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Accountability... Can You Get Along Without It?

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Today’s Torah Devotional from Leviticus 4:1 - 26
The Third Book of the Torah, “Vayikra,” “And HE Called.”
This weeks reading is, “Vayikra,” “And HE Called”

Today we continue our reading of GOD’s ordinances concerning acceptable sacrifices unto HIM.

We read today of GOD’s ordinance concerning an inadvertent sin concerning the punishment is to be “cut off” from HIM.

This sin is atonable also through sacrifice wether through on of the people or a priest.

This sacrifice must be an unblemished young bull as the sin offering unto GOD.

As instructed before, the bull would be brought to the opening of the Communion Tent, the hands would be placed upon its head and it would be slaughtered there before GOD.

It’s blood would be brought into the Communion Tent, differently than other sacrifices. This blood would be sprinkled seven times before GOD towards the cloth partition in the sanctuary.

Some of the blood would also be placed upon the incense altar before GOD, the remainder spilled out over the base of the sacrificial altar.

As with other offerings, the fat covering the stomachs, attached to the stomaches, the kidneys their fat along the flanks and the lobe on the liver near the kidneys are to all be removed and burned upon the sacrificial altar.

The complete and total remains of the bull are to be burned outside the camp, where the altars ashes are deposited. Burned upon a wood fire, completely.

If the entire community of Israel commits an inadvertent violation as a result of the truth being hidden from them, they shall incur guilt. This guilt will require a young bull as a sin offering presented before the Communion Tent.

The Community Elders shall press their hands on the bulls head before GOD, slaughter the bull before GOD, the anointed priest shall bring some of the blood into the Communion Tent, sprinkling it with his finger seven times before GOD toward the cloth partition.

He shall then place some of the blood on the horns of the incense altar, then spilling the remaining blood on the base of the sacrificial altar.

Separating all of its fat and burning it on the altar, doing exactly as with the other sin offering, then taking bulls remains outside the camp and burned on the ashes.

If the leader commits a sin inadvertently, he incurs guilt. When he is made aware of the sin, he must bring an unblemished male goat as his sacrifice.

He shall press his hands on the goats head and have it slaughtered as a sin offering in the same place as the burnt offering was slaughtered before GOD.

The priest shall take blood of the sin offering with his finger and place it on the protrusions of the sacrificial altar, pouring the rest of the blood out at the base.

All of the animal’s fat shall be burned on the altar, just like the fat of the peace offerings, making atonement for the leader and he will be forgiven.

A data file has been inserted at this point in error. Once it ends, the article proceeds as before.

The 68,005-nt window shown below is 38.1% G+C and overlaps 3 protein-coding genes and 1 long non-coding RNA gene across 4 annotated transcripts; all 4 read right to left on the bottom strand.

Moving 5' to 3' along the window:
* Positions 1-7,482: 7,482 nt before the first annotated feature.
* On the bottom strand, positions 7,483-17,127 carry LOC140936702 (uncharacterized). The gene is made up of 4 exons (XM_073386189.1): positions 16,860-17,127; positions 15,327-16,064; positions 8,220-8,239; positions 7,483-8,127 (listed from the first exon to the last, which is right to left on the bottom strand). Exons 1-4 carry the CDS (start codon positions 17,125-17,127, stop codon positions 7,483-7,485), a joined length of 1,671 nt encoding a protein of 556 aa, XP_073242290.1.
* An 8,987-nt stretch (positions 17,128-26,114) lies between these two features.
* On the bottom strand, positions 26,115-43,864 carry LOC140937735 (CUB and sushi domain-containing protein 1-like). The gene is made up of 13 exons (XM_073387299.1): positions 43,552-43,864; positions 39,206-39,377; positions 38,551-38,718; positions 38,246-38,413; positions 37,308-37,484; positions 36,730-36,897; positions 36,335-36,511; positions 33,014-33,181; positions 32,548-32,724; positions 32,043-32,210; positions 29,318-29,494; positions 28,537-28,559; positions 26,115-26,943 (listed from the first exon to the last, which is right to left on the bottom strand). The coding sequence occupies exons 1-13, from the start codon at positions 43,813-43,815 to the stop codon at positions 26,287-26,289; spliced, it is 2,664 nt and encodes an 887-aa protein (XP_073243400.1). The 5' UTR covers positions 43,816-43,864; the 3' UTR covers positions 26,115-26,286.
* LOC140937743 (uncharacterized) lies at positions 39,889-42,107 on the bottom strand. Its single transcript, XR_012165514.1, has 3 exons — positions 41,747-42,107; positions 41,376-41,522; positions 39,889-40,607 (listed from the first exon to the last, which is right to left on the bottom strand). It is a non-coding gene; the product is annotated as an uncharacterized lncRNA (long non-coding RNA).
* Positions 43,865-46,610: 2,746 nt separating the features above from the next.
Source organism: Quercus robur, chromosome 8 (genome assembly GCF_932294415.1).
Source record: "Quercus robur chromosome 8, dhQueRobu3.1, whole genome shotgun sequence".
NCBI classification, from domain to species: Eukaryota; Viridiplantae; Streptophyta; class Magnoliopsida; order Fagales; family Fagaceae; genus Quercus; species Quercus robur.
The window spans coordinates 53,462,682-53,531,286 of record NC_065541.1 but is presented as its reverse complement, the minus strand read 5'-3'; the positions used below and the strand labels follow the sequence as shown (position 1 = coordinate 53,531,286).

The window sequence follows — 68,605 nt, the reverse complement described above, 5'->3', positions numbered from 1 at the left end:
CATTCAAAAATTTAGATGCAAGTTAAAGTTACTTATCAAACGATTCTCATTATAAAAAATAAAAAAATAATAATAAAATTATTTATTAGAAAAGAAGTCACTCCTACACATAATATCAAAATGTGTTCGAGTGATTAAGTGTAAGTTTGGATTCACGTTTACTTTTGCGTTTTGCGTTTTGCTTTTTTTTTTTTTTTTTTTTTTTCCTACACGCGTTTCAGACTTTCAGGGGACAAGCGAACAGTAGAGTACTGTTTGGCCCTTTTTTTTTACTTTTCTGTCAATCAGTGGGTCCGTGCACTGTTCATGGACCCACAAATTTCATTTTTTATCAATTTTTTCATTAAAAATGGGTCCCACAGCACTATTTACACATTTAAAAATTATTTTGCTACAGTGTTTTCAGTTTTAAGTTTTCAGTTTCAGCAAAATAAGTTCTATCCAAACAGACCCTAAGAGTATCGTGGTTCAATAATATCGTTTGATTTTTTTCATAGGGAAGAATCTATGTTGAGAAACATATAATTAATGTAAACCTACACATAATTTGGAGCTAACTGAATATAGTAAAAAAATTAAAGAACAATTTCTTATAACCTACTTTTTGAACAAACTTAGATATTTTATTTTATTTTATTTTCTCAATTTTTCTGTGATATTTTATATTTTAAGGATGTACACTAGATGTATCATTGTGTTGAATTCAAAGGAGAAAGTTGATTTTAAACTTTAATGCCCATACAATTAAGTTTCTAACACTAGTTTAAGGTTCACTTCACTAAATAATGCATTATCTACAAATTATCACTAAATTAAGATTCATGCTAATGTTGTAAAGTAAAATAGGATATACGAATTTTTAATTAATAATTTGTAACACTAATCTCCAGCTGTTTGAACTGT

These instructions are very detailed giving account for the sacrifices necessary to make atonement for these particular sins.

These sins are referring to the ones committed inadvertently, sins which would normally cause someone to be “cut off” from the people of GOD.

The amazing part of GOD’s grace showing here is even when the people of GOD inadvertently sinned against HIM, there was a means of atonement.

These people had the blessing of accountability between them, they were their brothers keeper.

Once they were made aware of their sin, there was a way of escape. A way of making things right. A way of correcting the situation.

We have this same opportunity today amongst the body of Messiah.

We Are Our Brothers Keeper according to the Word of GOD.

We are to keep each other accountable to the instructions of GOD.

We are never going to be perfect, yet with accountability we can rest assured when we do make mistakes, we have the means to make things right.

Too many times we as believers become judgmental, making ourselves look good by tearing down others. It stands to reason why people don’t want to be involved in what we have to offer.

Why can we not take responsibility for not only ourselves, but each other?

Can we do that in love and not in anger or judgement?

Is it possible for us to act in good judgement with each other without becoming condemning or “judgmental?”

We have an amazing opportunity to grow together if we choose to hold each other up with accountability, not condemnation.

There is great strength in having accountability, none of us get it right all the time.

Why would we not want another believer helping to “watch our backs,” so to say, in our walk with GOD?

What are your thoughts on these scriptures?

Leave your comments below, OR, if you have questions, click over to our "Ask the Rabbi" Forum, HERE.

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